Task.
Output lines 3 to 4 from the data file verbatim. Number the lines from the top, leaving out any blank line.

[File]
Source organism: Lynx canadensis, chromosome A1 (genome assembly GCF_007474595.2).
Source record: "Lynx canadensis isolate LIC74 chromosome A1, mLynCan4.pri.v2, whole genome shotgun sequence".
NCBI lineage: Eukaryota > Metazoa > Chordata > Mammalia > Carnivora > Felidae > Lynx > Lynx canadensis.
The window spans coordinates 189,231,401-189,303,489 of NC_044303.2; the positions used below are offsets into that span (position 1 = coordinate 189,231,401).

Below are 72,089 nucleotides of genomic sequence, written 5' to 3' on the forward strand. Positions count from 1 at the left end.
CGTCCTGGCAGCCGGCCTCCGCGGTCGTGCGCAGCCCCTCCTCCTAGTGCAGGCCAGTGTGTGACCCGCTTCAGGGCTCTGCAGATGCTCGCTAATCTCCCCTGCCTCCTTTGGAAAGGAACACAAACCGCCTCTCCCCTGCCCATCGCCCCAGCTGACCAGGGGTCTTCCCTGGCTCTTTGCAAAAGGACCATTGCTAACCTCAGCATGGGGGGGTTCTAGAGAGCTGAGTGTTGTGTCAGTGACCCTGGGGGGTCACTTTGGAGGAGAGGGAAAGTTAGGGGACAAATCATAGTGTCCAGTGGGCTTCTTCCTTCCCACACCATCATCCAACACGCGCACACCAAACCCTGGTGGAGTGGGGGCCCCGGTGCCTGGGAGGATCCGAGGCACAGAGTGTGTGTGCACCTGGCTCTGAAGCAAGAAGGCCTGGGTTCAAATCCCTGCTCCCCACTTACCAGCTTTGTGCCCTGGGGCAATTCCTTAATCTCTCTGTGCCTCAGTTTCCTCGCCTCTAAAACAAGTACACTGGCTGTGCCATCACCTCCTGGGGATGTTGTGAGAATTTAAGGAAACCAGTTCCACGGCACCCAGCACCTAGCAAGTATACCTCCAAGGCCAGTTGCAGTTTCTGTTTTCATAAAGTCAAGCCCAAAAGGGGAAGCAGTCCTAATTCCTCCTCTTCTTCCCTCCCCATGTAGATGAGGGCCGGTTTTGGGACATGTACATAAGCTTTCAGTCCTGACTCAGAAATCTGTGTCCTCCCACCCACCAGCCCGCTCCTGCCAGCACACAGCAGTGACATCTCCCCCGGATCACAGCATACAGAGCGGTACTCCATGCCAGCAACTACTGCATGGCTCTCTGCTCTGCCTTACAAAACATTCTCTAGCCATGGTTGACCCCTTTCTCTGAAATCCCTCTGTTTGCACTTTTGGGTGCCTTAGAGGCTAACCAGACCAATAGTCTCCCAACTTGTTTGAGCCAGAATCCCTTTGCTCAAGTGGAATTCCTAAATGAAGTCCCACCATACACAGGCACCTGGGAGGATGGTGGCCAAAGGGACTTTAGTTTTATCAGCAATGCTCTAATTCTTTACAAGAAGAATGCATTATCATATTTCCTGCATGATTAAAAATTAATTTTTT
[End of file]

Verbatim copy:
NCBI lineage: Eukaryota > Metazoa > Chordata > Mammalia > Carnivora > Felidae > Lynx > Lynx canadensis.
The window spans coordinates 189,231,401-189,303,489 of NC_044303.2; the positions used below are offsets into that span (position 1 = coordinate 189,231,401).